We have so much to be thankful for both now and in the age to come – beyond what we can imagine or find words to describe. For the believer, we know that not half has been told of what God has in store for us in eternity. Francis Schaeffer once said, “The beginning of man’s rebellion against God was, and is, the lack of a thankful heart.” We have so much that sometimes we cannot see the great value of all God has given us. That is ingratitude.
 
Take note; be aware. Take inventory; count your blessings. Take action; act out your appreciation. Look for reasons to praise the Lord. Be thankful to Him. Show others your love for Him as you take action and serve others today.
 
“And let the peace of Christ rule in your hearts, to which indeed you were called in the one body. And be thankful.” Colossians 3:15
3/12/2012 6:36:30 PM by Jeff Meyer, associate pastor of education, Bay Leaf Baptist Church, Raleigh | with 0 comments



Explore the Bible Lesson for March 18: An Unexpected Messiah: Honor Him

March 1 2012 by Thomas Marshall, pastor, New Hope Baptist Church, Laurinburg

Focal Passage: Luke 4:16-30
 
In the religious and Christian world there is a misconception that our lives are separated into the sacred and the secular, the pious and the profane. We divide the physical and the spiritual into two separate entities.
 
As Christians, we attempt to divide it as a spiritual gospel and a social gospel. Some groups are so earthly minded that they focus on a person’s physical needs and neglect their spiritual need of salvation.
 
Others focus only on the need of salvation and neglect the physical. Both extremes are erroneous views of Christ’s teaching. It is not an either/or – it is both.
 
The books of Galatians and James complement and are both necessary in our Bible. Galatians reminds us that salvation is by grace without any work on our part. James reminds us that if we have received this grace it will be visible in our actions.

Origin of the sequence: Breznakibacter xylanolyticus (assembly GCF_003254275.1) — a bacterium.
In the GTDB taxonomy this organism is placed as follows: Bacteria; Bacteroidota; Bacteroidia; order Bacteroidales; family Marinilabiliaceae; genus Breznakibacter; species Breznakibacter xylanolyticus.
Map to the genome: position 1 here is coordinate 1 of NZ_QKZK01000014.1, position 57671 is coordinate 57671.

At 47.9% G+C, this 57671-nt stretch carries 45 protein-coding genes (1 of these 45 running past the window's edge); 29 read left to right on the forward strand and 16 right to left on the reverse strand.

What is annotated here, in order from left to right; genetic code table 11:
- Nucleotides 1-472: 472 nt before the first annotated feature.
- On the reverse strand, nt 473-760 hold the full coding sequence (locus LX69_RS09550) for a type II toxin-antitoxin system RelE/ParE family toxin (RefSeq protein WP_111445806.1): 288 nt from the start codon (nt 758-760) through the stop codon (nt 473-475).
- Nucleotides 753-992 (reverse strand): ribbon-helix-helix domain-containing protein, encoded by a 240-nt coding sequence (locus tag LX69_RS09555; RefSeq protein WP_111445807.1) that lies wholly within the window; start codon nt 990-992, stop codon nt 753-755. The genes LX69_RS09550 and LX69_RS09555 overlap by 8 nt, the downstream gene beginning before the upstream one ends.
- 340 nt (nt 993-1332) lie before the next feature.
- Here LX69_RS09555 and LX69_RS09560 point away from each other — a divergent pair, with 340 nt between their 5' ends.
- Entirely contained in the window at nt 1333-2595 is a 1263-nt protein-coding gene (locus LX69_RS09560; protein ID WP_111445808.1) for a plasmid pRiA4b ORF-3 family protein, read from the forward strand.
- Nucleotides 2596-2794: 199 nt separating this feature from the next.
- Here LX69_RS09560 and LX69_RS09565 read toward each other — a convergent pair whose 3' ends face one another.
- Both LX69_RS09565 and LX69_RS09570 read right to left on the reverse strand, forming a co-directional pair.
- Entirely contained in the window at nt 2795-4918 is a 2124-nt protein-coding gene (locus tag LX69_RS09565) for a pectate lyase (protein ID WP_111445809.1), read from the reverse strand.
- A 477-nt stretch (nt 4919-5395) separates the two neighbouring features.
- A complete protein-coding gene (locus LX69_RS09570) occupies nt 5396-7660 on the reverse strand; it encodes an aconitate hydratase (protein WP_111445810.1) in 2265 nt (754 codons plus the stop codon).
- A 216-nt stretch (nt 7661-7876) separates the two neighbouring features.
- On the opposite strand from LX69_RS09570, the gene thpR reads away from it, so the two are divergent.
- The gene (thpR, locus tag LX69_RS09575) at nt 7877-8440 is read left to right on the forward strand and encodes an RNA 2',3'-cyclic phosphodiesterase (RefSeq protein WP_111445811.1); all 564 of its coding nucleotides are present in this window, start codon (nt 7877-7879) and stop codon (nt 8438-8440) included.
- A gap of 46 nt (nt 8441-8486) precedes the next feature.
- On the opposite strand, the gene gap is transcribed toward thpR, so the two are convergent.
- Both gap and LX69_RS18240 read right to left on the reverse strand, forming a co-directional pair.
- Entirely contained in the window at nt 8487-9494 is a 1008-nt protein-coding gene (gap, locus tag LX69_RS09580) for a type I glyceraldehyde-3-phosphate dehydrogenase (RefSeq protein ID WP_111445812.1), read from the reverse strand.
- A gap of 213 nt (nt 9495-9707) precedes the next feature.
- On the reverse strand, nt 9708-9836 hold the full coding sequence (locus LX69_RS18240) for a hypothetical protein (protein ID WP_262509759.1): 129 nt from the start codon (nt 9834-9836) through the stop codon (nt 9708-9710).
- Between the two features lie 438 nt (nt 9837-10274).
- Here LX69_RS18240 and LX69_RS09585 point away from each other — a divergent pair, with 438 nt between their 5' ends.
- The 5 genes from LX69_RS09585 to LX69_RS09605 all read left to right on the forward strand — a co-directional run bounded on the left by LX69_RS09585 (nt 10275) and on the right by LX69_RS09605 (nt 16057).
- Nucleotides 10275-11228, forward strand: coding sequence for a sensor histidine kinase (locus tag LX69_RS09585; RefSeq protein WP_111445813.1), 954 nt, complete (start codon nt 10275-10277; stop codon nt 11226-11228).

You are probably familiar with the story of the young boy and the starfish. The story goes that every morning along a beach, thousands of starfish were washed ashore.
 
There they would dry out and die. One day an older man was watching as a young boy would pick up a starfish and hurl it back into the sea. When the boy was close, the older man scoffed, “Son, there are so many, you can’t make a difference.”
 
The boy paused, thought, and then picked up another starfish and threw it in.
 
“Made a difference for that one,” he said. Thinking about the boy’s remark, the older man began to pick up starfish and throw them in.
 
Christ’s mission is to reach out to the ones who have washed ashore and are dying. He came to save souls. However, He demonstrated that the love of God was not mere words, but actions (1 John 3:18). Jesus told us in Matthew 5:16 to do good deeds so that people will see God.
 
When we catch the vision of the whole gospel, see the vast range of Christ’s concern, we will be compelled to take action that will “make a difference for that one.”
3/1/2012 2:30:09 PM by Thomas Marshall, pastor, New Hope Baptist Church, Laurinburg | with 0 comments



Bible Studies for Life Lesson for March 18: I Celebrate You

March 1 2012 by Jeff Meyer, associate pastor of education, Bay Leaf Baptist Church, Raleigh

Focal Passage: Psalm 92:1-15
 
Timothy Christenson has stated, “If worship is just one thing we do, everything becomes mundane. If worship is the one thing we do, everything takes on eternal significance.”

One of the greatest gifts God gives to his children is the ability and opportunity to worship Him. Simply defined, worship is expressing love to God. However, many Christians are confused about what worship really means. Some think worship is based on certain styles of music or church-related experiences. Still others think that because they enjoyed the songs and emotions of a particular service, then they have truly worshiped. Rather, real worship involves one’s entire life. It is living out one’s life to please and honor God.
 
In The Purpose Driven Life, Rick Warren reminds us that the ultimate goal of the universe is to show the glory of God. John 17:4 records that God the Son honored God the Father by fulfilling his purpose on earth. We can do the same by fulfilling the purpose for which we are created. We bring God glory by worshiping Him, by loving other believers, by becoming like Christ, by serving others with our gifts, and by telling others about Him.
 
Psalm 92 focuses on the worship of God and the praise of His holy nature and activity. There can be no worship without praise. In praise we are fulfilled and satisfied. It is natural for a Christian to praise the Lord! 
 
True worship stems from a growing and intimate relationship with our Lord when we give to the Lord through our singing, praising, and declaring of His holiness. It is more than a life of prayer and Bible study. Worship emerges from a realization of who God is, what He has revealed, and what He means to us personally. When we encounter a holy, righteous God, our only response is to worship Him. Become who He designed us to be – a true worshiper of Him. For what will you praise and thank Him today?
3/1/2012 2:28:46 PM by Jeff Meyer, associate pastor of education, Bay Leaf Baptist Church, Raleigh | with 0 comments